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How To Cut Flowers

Some flower gardeners have designated cutting gardens, but most of us just snip judiciously from all areas of our yard.

Some flower gardeners have been designated cutting gardens, but most of us just snip judiciously from all areas of our yard. By cutting just a few stems here and there, we ensure that no one part of the garden is depleted too much at any time.

It is best to pick flowers either early in the morning or late in the day, to use clean clippers, and to plunge the stems into water quickly. Carry a container of water around the garden as you snip. Cut the stems either above a leaf node, above the next bud, or right at the ground.

Soft stems are best cut straight across, while woody stems are best cut at an angle. Hammer the ends of woody stems to help them absorb more water.

A Long And Happy Life

To prolong the life of cut flowers, cut them when the blooms are in bud, but showing color. This rule applies to most flowers with the exception of dahlias, marigolds, and zinnias.

Allow garden flowers  to sit in a bucket of deep water for a few hours before arranging them so that they are well hydrated. Also,  cut each stalk under water to prevent air bubbles from forming in the stem. To keep water in a vase fresh, add a preservative. Or, you could add a few drops of bleach, Listerine, or an aspirin to the water. Stir well!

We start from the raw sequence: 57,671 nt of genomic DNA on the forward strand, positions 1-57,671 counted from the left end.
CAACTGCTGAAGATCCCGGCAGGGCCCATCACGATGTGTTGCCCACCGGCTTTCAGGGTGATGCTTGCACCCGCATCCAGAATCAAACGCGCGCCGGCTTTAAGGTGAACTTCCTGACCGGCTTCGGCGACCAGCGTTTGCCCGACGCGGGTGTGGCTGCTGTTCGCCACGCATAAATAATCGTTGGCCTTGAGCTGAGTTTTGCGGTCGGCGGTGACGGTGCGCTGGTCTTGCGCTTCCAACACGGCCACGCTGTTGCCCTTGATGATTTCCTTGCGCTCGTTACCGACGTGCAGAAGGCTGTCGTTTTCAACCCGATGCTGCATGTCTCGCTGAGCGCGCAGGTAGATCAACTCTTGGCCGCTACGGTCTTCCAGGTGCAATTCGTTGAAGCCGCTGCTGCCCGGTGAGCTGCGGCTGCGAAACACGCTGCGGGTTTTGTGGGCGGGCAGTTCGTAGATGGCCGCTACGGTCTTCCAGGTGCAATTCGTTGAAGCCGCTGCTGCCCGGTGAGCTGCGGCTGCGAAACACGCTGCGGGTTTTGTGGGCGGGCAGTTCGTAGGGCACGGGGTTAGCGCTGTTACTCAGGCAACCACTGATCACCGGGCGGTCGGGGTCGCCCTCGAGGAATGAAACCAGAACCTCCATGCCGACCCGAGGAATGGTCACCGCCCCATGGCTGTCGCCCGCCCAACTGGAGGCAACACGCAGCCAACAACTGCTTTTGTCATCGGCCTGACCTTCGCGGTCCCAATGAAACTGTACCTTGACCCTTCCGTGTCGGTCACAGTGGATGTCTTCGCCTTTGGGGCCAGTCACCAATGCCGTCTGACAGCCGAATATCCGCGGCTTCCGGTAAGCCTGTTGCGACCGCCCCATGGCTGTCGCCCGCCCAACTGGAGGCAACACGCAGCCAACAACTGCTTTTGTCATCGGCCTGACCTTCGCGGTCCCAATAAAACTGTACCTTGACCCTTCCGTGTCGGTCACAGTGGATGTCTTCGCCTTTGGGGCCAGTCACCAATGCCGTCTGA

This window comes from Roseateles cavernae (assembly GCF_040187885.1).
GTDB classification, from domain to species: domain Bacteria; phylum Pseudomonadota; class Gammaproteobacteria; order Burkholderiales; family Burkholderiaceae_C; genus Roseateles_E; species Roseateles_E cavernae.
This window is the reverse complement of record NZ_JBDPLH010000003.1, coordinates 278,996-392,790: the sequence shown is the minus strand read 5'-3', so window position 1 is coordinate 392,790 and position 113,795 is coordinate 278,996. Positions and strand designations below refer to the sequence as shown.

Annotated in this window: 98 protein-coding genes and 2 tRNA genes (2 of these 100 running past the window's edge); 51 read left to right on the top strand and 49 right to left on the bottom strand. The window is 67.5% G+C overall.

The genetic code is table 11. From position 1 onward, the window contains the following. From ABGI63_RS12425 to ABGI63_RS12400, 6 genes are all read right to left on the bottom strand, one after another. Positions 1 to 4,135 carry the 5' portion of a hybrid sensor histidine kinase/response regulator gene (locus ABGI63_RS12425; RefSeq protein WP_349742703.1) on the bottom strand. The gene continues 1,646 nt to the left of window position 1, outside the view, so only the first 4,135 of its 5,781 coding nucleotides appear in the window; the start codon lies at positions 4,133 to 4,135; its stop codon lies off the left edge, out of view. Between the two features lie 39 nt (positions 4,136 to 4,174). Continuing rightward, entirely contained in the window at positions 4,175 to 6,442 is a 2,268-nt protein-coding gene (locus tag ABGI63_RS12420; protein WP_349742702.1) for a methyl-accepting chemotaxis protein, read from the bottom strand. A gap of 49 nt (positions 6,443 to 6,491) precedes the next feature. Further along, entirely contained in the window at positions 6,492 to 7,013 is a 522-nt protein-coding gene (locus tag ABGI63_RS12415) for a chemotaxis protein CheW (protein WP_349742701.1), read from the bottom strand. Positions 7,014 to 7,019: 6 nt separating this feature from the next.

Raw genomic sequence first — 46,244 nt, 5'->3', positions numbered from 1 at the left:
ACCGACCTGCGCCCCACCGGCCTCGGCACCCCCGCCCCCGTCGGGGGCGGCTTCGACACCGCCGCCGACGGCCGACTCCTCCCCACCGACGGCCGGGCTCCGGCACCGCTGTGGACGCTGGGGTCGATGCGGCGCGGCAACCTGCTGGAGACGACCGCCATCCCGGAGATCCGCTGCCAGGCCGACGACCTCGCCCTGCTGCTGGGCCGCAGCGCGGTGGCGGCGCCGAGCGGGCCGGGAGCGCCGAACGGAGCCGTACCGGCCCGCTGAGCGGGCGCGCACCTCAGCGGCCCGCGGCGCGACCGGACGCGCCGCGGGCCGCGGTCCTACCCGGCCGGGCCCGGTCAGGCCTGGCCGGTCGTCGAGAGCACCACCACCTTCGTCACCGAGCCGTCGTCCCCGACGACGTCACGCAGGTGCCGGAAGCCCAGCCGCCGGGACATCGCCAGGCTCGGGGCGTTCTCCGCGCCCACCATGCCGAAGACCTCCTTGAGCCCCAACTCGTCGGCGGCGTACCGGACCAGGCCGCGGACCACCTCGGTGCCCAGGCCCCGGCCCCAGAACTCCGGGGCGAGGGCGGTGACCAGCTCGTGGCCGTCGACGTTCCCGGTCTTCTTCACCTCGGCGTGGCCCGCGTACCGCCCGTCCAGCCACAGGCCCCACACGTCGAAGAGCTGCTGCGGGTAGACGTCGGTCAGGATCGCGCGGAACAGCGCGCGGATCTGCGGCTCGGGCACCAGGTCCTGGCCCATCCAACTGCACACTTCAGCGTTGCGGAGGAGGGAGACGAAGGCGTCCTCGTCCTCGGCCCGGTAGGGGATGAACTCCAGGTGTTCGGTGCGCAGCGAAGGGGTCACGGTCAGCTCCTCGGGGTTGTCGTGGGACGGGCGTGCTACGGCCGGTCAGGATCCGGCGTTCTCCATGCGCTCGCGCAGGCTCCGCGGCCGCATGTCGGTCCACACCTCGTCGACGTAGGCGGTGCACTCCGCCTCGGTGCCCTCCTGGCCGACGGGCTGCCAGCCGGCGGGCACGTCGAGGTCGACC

Strip the foliage on the part of the stems that will be underwater before arranging them. Arrangements should not be in the sun or in drafts. To help the flowers live for as long as possible, change the water daily.

Moya Andrews

, originally from Queensland, Australia, served as Vice Chancellor for Academic Affairs and Dean of the Faculties at Indiana University until 2004. In the same year, Moya began hosting Focus on Flowers for WFIU. In addition, Moya does interviews for Profiles, is a member of the Bloomington Hospital Board, and authored Perennials Short and Tall from Indiana University Press.

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